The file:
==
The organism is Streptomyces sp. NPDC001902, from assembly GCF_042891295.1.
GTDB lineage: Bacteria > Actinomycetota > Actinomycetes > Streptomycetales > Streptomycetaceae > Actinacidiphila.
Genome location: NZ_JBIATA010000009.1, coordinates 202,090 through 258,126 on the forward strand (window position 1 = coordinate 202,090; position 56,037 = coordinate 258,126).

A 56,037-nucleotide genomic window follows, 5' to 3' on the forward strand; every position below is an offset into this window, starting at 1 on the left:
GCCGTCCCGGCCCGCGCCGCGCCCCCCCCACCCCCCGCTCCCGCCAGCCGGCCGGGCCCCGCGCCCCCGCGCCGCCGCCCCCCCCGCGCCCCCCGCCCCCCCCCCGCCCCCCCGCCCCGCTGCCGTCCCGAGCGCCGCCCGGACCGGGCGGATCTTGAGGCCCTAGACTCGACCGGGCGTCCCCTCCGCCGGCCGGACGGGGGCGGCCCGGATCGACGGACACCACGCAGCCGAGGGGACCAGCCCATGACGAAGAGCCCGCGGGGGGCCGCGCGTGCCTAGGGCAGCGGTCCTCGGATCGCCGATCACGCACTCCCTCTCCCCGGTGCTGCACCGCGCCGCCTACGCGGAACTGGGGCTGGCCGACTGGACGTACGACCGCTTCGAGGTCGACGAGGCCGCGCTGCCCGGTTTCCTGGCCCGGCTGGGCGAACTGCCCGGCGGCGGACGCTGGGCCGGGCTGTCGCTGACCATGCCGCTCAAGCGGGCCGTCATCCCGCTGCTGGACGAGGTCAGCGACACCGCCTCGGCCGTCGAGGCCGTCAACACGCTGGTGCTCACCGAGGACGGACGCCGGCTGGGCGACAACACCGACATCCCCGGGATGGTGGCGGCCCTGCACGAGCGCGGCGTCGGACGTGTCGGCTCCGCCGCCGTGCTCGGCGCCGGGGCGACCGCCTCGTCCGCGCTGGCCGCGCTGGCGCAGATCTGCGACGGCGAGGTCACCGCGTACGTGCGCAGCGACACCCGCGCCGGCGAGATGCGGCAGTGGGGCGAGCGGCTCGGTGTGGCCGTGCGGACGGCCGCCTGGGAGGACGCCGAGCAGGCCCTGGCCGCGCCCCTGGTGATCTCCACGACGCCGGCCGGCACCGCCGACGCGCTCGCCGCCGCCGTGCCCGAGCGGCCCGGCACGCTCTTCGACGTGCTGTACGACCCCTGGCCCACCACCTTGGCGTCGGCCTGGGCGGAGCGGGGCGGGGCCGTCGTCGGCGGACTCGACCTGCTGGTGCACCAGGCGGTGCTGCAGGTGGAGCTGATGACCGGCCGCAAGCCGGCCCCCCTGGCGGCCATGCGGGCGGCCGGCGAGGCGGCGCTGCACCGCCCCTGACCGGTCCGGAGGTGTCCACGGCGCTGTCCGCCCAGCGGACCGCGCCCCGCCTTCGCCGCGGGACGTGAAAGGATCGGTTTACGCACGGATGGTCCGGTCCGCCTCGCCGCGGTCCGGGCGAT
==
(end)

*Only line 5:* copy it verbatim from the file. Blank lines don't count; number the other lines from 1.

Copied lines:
GCCGTCCCGGCCCGCGCCGCGCCCCCCCCACCCCCCGCTCCCGCCAGCCGGCCGGGCCCCGCGCCCCCGCGCCGCCGCCCCCCCCGCGCCCCCCGCCCCCCCCCCGCCCCCCCGCCCCGCTGCCGTCCCGAGCGCCGCCCGGACCGGGCGGATCTTGAGGCCCTAGACTCGACCGGGCGTCCCCTCCGCCGGCCGGACGGGGGCGGCCCGGATCGACGGACACCACGCAGCCGAGGGGACCAGCCCATGACGAAGAGCCCGCGGGGGGCCGCGCGTGCCTAGGGCAGCGGTCCTCGGATCGCCGATCACGCACTCCCTCTCCCCGGTGCTGCACCGCGCCGCCTACGCGGAACTGGGGCTGGCCGACTGGACGTACGACCGCTTCGAGGTCGACGAGGCCGCGCTGCCCGGTTTCCTGGCCCGGCTGGGCGAACTGCCCGGCGGCGGACGCTGGGCCGGGCTGTCGCTGACCATGCCGCTCAAGCGGGCCGTCATCCCGCTGCTGGACGAGGTCAGCGACACCGCCTCGGCCGTCGAGGCCGTCAACACGCTGGTGCTCACCGAGGACGGACGCCGGCTGGGCGACAACACCGACATCCCCGGGATGGTGGCGGCCCTGCACGAGCGCGGCGTCGGACGTGTCGGCTCCGCCGCCGTGCTCGGCGCCGGGGCGACCGCCTCGTCCGCGCTGGCCGCGCTGGCGCAGATCTGCGACGGCGAGGTCACCGCGTACGTGCGCAGCGACACCCGCGCCGGCGAGATGCGGCAGTGGGGCGAGCGGCTCGGTGTGGCCGTGCGGACGGCCGCCTGGGAGGACGCCGAGCAGGCCCTGGCCGCGCCCCTGGTGATCTCCACGACGCCGGCCGGCACCGCCGACGCGCTCGCCGCCGCCGTGCCCGAGCGGCCCGGCACGCTCTTCGACGTGCTGTACGACCCCTGGCCCACCACCTTGGCGTCGGCCTGGGCGGAGCGGGGCGGGGCCGTCGTCGGCGGACTCGACCTGCTGGTGCACCAGGCGGTGCTGCAGGTGGAGCTGATGACCGGCCGCAAGCCGGCCCCCCTGGCGGCCATGCGGGCGGCCGGCGAGGCGGCGCTGCACCGCCCCTGACCGGTCCGGAGGTGTCCACGGCGCTGTCCGCCCAGCGGACCGCGCCCCGCCTTCGCCGCGGGACGTGAAAGGATCGGTTTACGCACGGATGGTCCGGTCCGCCTCGCCGCGGTCCGGGCGAT